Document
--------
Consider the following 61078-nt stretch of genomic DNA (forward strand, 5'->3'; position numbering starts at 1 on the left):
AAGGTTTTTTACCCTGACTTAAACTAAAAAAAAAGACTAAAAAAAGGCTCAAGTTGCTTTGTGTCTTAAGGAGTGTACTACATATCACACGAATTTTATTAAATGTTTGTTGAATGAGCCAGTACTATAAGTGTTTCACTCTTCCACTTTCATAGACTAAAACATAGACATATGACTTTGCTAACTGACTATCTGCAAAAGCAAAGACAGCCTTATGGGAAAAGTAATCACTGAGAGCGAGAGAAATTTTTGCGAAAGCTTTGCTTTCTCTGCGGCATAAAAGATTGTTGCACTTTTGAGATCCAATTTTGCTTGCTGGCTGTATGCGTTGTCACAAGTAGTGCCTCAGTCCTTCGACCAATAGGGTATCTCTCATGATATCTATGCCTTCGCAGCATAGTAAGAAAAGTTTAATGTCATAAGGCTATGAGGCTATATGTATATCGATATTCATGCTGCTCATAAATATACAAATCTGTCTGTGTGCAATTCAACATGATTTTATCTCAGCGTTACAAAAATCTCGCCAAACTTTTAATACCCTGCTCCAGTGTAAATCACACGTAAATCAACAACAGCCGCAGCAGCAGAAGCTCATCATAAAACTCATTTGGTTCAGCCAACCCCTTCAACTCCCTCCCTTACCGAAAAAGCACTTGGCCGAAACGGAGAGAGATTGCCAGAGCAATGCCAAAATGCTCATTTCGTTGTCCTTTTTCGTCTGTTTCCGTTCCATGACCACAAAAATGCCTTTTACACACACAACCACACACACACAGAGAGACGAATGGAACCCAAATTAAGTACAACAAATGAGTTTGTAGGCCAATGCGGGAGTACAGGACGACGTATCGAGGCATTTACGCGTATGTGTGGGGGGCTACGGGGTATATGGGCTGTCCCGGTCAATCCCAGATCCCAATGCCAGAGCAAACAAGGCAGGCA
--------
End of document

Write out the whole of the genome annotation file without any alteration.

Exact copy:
Consider the following 61078-nt stretch of genomic DNA (forward strand, 5'->3'; position numbering starts at 1 on the left):
AAGGTTTTTTACCCTGACTTAAACTAAAAAAAAAGACTAAAAAAAGGCTCAAGTTGCTTTGTGTCTTAAGGAGTGTACTACATATCACACGAATTTTATTAAATGTTTGTTGAATGAGCCAGTACTATAAGTGTTTCACTCTTCCACTTTCATAGACTAAAACATAGACATATGACTTTGCTAACTGACTATCTGCAAAAGCAAAGACAGCCTTATGGGAAAAGTAATCACTGAGAGCGAGAGAAATTTTTGCGAAAGCTTTGCTTTCTCTGCGGCATAAAAGATTGTTGCACTTTTGAGATCCAATTTTGCTTGCTGGCTGTATGCGTTGTCACAAGTAGTGCCTCAGTCCTTCGACCAATAGGGTATCTCTCATGATATCTATGCCTTCGCAGCATAGTAAGAAAAGTTTAATGTCATAAGGCTATGAGGCTATATGTATATCGATATTCATGCTGCTCATAAATATACAAATCTGTCTGTGTGCAATTCAACATGATTTTATCTCAGCGTTACAAAAATCTCGCCAAACTTTTAATACCCTGCTCCAGTGTAAATCACACGTAAATCAACAACAGCCGCAGCAGCAGAAGCTCATCATAAAACTCATTTGGTTCAGCCAACCCCTTCAACTCCCTCCCTTACCGAAAAAGCACTTGGCCGAAACGGAGAGAGATTGCCAGAGCAATGCCAAAATGCTCATTTCGTTGTCCTTTTTCGTCTGTTTCCGTTCCATGACCACAAAAATGCCTTTTACACACACAACCACACACACACAGAGAGACGAATGGAACCCAAATTAAGTACAACAAATGAGTTTGTAGGCCAATGCGGGAGTACAGGACGACGTATCGAGGCATTTACGCGTATGTGTGGGGGGCTACGGGGTATATGGGCTGTCCCGGTCAATCCCAGATCCCAATGCCAGAGCAAACAAGGCAGGCA